The plan, according to the NZZ am Sonntag newspaper report, which still needs Greek parliamentary approval and a final accord with Switzerland, is to levy a flat 21% tax on such assets to make them legitimate, raising millions that the government in Athens desperately needs, the Sunday paper said, citing unidentified sources.
“We welcome the fact that Greece has presented a proposal to resolve this,” it quoted Mario Tuor, communications director at the Swiss state secretariat for international financial issues (SIF), as saying.
Asked about the report, a finance ministry spokesman in Berne said: “We are in talks but nothing is decided yet.”
The paper cited wildly varying estimates that Greeks may have parked between 2 billion and 200 billion euros ($2.2 billion to $220 billion) at Swiss banks, which have been trying to shake off their image as havens for those seeking to avoid the tax collector.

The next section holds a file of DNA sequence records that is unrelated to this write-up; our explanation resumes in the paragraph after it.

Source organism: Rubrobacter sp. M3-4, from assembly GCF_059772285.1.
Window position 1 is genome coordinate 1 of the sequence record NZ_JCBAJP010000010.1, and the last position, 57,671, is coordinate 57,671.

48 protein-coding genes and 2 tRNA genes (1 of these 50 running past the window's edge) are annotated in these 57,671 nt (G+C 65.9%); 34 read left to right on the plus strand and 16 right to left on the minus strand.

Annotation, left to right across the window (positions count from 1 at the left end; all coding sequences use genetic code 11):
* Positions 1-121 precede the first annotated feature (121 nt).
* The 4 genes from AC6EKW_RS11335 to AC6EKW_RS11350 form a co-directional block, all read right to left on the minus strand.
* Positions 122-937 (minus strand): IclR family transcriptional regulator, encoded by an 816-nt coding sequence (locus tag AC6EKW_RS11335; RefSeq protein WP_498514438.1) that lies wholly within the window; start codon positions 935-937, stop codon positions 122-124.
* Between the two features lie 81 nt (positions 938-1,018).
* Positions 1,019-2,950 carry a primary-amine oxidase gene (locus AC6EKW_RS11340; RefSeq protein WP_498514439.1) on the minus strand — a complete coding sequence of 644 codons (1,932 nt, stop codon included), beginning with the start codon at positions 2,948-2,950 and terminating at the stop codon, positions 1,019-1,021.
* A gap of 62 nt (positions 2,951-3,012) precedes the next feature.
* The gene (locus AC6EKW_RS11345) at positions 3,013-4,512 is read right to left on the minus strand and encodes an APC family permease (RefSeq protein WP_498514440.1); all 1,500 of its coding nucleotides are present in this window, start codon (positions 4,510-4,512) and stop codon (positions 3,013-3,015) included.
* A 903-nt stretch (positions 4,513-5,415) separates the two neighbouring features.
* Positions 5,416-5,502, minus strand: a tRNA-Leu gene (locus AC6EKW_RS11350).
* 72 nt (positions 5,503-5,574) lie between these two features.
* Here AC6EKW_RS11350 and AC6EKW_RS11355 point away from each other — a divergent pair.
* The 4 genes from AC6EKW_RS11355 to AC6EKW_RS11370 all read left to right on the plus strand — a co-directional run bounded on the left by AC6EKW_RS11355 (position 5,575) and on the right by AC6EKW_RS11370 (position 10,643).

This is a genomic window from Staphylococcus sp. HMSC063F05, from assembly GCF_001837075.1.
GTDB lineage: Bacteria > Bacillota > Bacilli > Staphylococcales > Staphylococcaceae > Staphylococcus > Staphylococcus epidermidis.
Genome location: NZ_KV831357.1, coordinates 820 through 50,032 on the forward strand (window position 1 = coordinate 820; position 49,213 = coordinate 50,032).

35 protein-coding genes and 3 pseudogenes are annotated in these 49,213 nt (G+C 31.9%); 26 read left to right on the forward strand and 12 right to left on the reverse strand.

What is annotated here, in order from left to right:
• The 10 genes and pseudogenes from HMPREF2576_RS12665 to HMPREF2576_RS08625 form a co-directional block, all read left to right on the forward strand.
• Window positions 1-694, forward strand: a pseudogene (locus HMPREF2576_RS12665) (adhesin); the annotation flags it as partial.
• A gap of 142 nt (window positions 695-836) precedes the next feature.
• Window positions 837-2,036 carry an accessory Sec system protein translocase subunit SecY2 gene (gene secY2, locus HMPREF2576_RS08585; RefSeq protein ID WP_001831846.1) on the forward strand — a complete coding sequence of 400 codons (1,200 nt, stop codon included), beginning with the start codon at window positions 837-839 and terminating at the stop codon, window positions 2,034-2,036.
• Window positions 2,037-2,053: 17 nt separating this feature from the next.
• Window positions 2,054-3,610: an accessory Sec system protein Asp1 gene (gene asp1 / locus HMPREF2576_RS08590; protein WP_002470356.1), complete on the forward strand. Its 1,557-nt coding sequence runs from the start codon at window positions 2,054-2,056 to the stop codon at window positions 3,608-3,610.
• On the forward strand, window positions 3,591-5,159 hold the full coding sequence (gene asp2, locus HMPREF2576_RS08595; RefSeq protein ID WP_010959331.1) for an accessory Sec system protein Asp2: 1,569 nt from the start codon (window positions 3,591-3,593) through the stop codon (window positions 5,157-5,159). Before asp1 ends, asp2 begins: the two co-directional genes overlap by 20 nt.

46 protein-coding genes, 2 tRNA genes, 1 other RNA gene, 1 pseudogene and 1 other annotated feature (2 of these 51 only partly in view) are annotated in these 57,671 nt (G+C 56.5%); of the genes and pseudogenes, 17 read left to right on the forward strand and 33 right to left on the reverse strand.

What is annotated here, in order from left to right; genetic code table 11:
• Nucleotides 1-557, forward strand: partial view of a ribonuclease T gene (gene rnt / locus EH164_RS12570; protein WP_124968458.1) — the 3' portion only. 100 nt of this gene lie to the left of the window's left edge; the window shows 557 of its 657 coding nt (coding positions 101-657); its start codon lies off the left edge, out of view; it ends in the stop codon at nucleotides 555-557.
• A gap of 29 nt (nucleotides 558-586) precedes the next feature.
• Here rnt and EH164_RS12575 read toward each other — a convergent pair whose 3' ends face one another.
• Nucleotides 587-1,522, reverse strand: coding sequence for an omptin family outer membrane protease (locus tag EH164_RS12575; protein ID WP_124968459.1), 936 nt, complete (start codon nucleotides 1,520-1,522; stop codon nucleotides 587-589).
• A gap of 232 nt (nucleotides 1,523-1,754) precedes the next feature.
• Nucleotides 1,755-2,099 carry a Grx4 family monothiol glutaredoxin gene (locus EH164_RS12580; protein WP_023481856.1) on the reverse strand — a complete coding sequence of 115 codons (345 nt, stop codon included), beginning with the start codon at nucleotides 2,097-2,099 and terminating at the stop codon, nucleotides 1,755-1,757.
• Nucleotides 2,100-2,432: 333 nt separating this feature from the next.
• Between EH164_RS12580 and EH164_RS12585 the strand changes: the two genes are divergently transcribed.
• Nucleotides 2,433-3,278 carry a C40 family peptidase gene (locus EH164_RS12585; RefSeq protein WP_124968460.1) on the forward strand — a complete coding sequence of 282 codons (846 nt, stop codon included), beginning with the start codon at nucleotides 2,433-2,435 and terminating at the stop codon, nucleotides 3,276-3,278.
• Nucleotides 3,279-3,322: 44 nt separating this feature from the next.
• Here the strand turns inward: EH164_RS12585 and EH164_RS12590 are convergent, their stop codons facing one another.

The amount should become clear by 2018, when Switzerland is supposed to begin automatically sharing information with European Union countries on cross-border accounts.
Switzerland had suggested an amnesty programme along the lines of those introduced by countries such as Italy, the paper said. The goal was to ensure the money gets taxed and is not transferred to an uncooperative offshore financial centre before the automatic data exchange starts up.
It said Greek Finance Minister Yanis Varoufakis had personally taken part in talks on settling the issue, which has dragged on for years. Should the Greek parliament approve, a final round of talks with Switzerland would nail down technical details, including how banks can encourage Greek clients to reveal their wealth, it said.